The November 9 news that Jezebel will shut down left me feeling unexpectedly heartbroken. Unexpectedly, because this is hardly the first beloved, groundbreaking feminist publication to suddenly close up shop. I had no hand in creating the site. I never even worked there (not that I never applied). The only part I played in Jezebel’s history was in the comments, where I was a minor but devoted participant.
The impact that Jezebel had on me, however, was monumental. In many ways I owe my career to that website (a mixed blessing to be sure, and hardly a unique experience). More important, it permanently influenced the way I think, argue, craft a joke, and even the way I vote, for all of which I will be eternally grateful.
I started reading Jezebel back in its early days, when I was in college and still in the beginning stages of my conservative deprogramming. It may come as a shock to anyone who met me after 2009 or so, but I was once staunchly right wing, and there was no cause that got me more fired up than abortion. (I know, I know. This can happen when you grow up with Republican parents.)
Many media analysts who have covered Jezebel, which was founded in 2007, assume that a person like me at that time—a confused almost-adult with right-wing leanings—would have found the site alienating. I found it instructive.
It was the Photoshop Fails that first drew me in. (I may have been a Republican, but I was still a teenage girl in the 2000s, an era in which Bridget Jones was considered fat.) At that time, ads and magazines were still photoshopping women’s bodies into physically impossible proportions, and Jezebel found the most absurd examples—an extra limb here, a mysteriously absent kneecap there—and meticulously picked them apart. Photoshop Fails made me laugh. They made me feel better.
Writers covered sexual assault, celebrity gossip, where to find jeans that won’t make you feel bad about yourself—all things that concerned me personally—and introduced me to some basic tenets of feminism that I’d never encountered before. (Republican parents!) The comments board, meanwhile, gave me a forum to debate and digest all of these new ideas I was absorbing. I had never had my ideas challenged so thoroughly or so unyieldingly. My friends, being nice people who didn’t want to make me feel bad, tended to step carefully when we disagreed. In the comments section, I was just an avatar with a baffling obsession with other people’s wombs, and they tore my arguments to shreds. Thank God.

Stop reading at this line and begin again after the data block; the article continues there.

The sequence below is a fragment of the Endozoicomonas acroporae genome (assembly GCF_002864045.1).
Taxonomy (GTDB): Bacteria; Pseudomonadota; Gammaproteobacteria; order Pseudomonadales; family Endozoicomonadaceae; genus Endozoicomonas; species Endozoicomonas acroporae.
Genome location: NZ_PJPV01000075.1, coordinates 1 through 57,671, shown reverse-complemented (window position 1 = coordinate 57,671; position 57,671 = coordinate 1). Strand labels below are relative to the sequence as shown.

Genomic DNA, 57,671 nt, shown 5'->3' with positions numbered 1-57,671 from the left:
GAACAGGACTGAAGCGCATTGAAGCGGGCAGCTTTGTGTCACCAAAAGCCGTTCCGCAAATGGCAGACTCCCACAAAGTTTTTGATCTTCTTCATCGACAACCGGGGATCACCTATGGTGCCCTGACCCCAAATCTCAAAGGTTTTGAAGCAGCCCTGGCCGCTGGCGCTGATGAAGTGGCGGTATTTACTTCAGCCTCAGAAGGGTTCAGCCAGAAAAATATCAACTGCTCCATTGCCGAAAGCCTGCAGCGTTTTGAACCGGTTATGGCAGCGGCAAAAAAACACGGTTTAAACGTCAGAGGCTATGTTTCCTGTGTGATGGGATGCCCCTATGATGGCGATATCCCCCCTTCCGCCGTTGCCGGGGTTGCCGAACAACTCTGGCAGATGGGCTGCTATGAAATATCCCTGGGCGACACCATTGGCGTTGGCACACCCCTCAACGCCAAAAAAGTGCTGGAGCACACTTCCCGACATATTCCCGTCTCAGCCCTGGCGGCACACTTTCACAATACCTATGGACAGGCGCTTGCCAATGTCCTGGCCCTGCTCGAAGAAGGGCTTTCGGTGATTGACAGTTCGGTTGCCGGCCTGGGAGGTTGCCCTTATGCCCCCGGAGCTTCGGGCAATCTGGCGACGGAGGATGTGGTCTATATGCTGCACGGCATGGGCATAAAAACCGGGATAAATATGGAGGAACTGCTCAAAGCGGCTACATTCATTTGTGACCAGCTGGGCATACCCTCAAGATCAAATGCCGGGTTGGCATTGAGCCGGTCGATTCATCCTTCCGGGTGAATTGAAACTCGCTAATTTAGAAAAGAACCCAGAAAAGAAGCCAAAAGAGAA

Of all the feminist blogs that have come and gone in the digital media age, The Hairpin, Feministing, Bitch, xoJane—there are so many—Jezebel casts the largest shadow. This is where I read Jia Tolentino on bullying, abortion, and Britney Spears. It’s where Lindy West published her perfect and hilarious Love Actually takedown. Jezebel reported on sexism at The Daily Show a good seven years before #MeToo. An op-ed in The New York Times has just credited it (perhaps dubiously) with ushering in the social media culture of today. But Jezebel’s influence wasn’t just “the discourse,” and it wasn’t an echo chamber. At least not for me. It’s not like I was hanging out in the comments to validate opinions I already had. Jezebel’s tone has been called many things, but it was never once patronizing, and that was a fucking balm to me.
The site’s immediate popularity encouraged other women’s websites and magazines to loosen their style guides and expand their coverage. Do you think I’d be able to write the word fucking in a national publication without Jezebel’s legacy? Would I get to write an entire essay comparing Shiv Roy to Ivanka Trump in a pre-Jezebel world? Or snark on Kendall Jenner’s odd gas station photo shoot? Or the weirdos trolling the US Women’s National Soccer Team? I couldn’t say for sure. But I doubt it.
For years I checked Jezebel daily. I became familiar with its writers, who became my parasocial mentors. When I commented, which was often, I wanted to make them proud. Or at least smile. My writing got tighter. My jokes got sharper. I mastered their ironic but authoritative voice. I found critical points and I made them. I became, God help me, a professional writer.
Jezebel really did change my heart and mind, and I hubristically wanted to do the same for someone else. Despite everything, it’s why I still believe in the political power of persuasion.
Jezebel had become more difficult to read lately. Not because of the content or anything. I mean literally more difficult to read because the site has been stuffed to the gills with animated ads under G/O’s ownership. The company, which bought Jezebel and its many sister publications in 2019, had faced scandal after scandal by the time Laura Bassett, Jezebel's editor in chief, resigned in August, citing poor working conditions.
“If I’m not allowed to replace my deputy editor, give any of my writers raises or promotions ever for the great work they do, or fill any of the half dozen open writer slots I’ve had for a year, it’s clear that any pathway for growth I had here has been deliberately cut off and that I’ve done all I can do to make this site what it could be given reasonable resources,” she wrote in her statement, per The Daily Beast. This was the latest in a string of public disasters for G/O and its many properties. Perhaps the writing was on the wall. Still, I’m sad.
Jezebel’s critics accused it of crafting deliberately inflammatory headlines to generate rage clicks and of fostering bedlam in the comments. But that’s not what I found there at all.
Originally Appeared on Glamour